Businessmen Mark Fisher and Doug Curley drove from the Food Lion parking lot on North Main Street on Tuesday in a rental truck with 1,000 Food Lion Feeds Holidays Without Hunger food boxes.
They bought the boxes for $5,000 – the largest donation by individuals since Food Lion started the annual campaign at its 1,100 stores in 2003, spokeswoman Erin DeWaters said.
Customers can purchase and donate a “Holidays Without Hunger” food box for $5 or make a cash donation at checkout.
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All cash donations benefit Feeding America, the largest domestic hunger relief charity, and its network of local food banks. Food boxes are donated directly to a local hunger relief food bank or agency.
Food Lion’s goal is to provide 240,000 food boxes through customer donations this holiday season, DeWaters said. The grocery store chain has committed to provide 500 million meals by the end of 2020. Food Lion Feeds has already donated about 40 million meals through in-store campaigns such as “Holidays Without Hunger.” .
Each food box contains peanut butter, chicken noodle soup, spaghetti, tomato sauce, macaroni and cheese and cut green beans.
John Henley, manager of the North Main Street Food Lion, said his store donated 1,000 cans of tuna to the men’s effort.
Fisher, 41, and Curley, 51, are donating many of their food boxes to the Davidson-based Ada Jenkins Center and The Cove church in Mooresville and its satellite campus in Cornelius, which will distribute the boxes to local families in need. Fisher and his wife, Elizabeth, live in Cornelius and attend The Cove, where Elizabeth has helped run food distribution efforts.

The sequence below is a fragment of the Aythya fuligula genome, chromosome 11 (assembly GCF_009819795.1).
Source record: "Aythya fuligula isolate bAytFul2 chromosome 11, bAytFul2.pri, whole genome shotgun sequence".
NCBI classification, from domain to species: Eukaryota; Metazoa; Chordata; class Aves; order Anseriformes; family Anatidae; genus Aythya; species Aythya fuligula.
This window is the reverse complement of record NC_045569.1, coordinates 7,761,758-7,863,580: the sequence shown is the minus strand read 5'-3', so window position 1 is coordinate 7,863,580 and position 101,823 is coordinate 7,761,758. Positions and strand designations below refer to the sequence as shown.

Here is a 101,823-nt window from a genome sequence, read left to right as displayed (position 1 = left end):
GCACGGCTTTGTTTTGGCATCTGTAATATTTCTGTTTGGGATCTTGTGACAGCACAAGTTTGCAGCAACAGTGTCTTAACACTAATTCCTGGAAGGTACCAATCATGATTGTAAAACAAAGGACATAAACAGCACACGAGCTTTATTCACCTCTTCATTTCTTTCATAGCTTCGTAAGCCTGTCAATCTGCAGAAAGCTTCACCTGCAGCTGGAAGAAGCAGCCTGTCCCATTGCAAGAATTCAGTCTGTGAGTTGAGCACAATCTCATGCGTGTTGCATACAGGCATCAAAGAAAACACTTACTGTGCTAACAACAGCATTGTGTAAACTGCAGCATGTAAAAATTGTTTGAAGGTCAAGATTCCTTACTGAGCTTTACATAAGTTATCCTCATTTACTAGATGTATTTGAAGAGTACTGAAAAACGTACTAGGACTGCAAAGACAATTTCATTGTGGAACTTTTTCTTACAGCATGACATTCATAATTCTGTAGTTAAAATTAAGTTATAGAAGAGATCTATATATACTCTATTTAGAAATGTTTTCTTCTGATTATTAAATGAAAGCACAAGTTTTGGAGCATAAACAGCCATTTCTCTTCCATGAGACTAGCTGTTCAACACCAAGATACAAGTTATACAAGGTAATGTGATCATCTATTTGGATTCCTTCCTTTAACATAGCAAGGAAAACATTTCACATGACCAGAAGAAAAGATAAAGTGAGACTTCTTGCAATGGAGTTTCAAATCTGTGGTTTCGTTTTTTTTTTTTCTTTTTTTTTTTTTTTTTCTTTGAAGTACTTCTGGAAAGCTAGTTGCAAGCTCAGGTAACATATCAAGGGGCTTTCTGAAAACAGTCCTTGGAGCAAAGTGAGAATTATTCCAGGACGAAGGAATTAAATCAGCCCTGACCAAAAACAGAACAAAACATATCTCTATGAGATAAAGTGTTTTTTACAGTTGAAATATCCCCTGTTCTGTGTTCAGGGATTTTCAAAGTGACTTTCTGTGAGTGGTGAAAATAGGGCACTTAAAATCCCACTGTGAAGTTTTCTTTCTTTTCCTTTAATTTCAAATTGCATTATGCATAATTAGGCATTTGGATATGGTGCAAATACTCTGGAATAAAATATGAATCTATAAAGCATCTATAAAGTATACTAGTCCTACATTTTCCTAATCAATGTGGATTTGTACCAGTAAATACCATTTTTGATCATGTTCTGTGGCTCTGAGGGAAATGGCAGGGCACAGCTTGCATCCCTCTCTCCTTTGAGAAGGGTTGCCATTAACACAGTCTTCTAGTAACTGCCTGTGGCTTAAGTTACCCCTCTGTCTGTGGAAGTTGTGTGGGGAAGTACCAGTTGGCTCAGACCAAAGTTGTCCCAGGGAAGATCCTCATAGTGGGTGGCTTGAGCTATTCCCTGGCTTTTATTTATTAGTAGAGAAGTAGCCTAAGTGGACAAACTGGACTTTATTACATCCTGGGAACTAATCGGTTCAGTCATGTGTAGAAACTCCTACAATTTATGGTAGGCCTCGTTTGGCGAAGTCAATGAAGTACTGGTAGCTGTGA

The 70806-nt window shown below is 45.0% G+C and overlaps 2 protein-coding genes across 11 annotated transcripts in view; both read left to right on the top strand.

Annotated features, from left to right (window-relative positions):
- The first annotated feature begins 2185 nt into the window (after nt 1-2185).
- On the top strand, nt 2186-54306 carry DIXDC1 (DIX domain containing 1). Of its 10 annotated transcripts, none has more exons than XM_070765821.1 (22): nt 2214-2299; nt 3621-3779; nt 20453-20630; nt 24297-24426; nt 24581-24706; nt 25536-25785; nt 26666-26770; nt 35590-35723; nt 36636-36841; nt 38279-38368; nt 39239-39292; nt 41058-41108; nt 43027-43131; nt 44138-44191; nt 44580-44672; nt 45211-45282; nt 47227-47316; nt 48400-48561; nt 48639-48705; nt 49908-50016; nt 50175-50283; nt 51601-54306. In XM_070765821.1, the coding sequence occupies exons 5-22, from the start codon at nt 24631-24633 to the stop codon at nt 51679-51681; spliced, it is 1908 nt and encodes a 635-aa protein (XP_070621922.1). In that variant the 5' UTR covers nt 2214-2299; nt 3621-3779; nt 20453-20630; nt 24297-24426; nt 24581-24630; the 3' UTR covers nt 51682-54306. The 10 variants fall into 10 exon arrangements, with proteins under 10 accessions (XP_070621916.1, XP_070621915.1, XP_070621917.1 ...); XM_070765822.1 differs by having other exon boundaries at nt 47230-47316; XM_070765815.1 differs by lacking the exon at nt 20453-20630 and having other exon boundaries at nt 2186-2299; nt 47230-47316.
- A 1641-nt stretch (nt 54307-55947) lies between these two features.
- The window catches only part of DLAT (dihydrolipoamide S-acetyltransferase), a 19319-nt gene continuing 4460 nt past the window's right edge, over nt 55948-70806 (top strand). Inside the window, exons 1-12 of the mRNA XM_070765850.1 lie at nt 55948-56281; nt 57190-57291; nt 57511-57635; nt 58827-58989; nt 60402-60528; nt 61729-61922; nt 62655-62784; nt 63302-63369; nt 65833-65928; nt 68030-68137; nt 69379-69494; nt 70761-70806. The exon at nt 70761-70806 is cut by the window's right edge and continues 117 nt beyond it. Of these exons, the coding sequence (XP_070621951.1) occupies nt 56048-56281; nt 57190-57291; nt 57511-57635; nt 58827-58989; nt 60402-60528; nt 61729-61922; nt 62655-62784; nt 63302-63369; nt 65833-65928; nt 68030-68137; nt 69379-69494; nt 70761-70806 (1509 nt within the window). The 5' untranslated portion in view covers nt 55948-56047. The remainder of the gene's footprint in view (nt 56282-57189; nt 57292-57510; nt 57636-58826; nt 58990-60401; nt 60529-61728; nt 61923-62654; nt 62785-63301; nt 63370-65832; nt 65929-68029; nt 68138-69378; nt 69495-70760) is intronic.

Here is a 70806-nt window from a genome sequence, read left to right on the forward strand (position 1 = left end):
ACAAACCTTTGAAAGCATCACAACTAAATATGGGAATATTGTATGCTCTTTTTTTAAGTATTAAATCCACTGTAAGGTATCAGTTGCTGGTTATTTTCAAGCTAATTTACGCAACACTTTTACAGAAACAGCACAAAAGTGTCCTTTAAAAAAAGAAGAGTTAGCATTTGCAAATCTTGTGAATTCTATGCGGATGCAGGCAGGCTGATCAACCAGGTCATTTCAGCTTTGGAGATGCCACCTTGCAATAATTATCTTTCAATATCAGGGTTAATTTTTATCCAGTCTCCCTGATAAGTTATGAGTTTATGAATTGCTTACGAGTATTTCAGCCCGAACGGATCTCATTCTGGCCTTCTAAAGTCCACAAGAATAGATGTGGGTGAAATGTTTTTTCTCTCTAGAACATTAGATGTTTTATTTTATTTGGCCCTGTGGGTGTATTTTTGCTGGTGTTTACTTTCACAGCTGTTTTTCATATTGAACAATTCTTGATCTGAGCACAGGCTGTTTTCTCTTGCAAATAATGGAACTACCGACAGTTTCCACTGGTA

Other boxes will be distributed by West Monroe Baptist Church, where one of Fisher’s best friends is youth minister, and Journey Church in Greenville-Spartanburg, S.C.
Curley, of Rock Hill, credits Fisher with getting him involved in the effort. Their companies are next door to each other on Carowinds Boulevard on the state line.
Fisher is president of Summit Land Services, which provides site design, land planning and land surveying services. Curley is president of Summit Engineering, which provides geotechnical, environmental and materials testing.
Their donation came on Giving Tuesday, a national day of giving to nonprofits following the shopping craze of Black Friday and Cyber Monday. They hope to inspire others to give.
Fisher said his parents inspired him to give back. His mother, a former teacher in Skyland, near Asheville, provided food and clothing to students in need. His dad served 27 years in the military, and he and fellow soldiers in the Army Reserves also assisted families in need.
“Coming out of the recession, and with our business getting better, we had to give back,” Fisher added.
“Look at me,” Fisher, a portly 240 pounds, said. “I don’t miss a meal. We don’t want others to miss a meal, either.”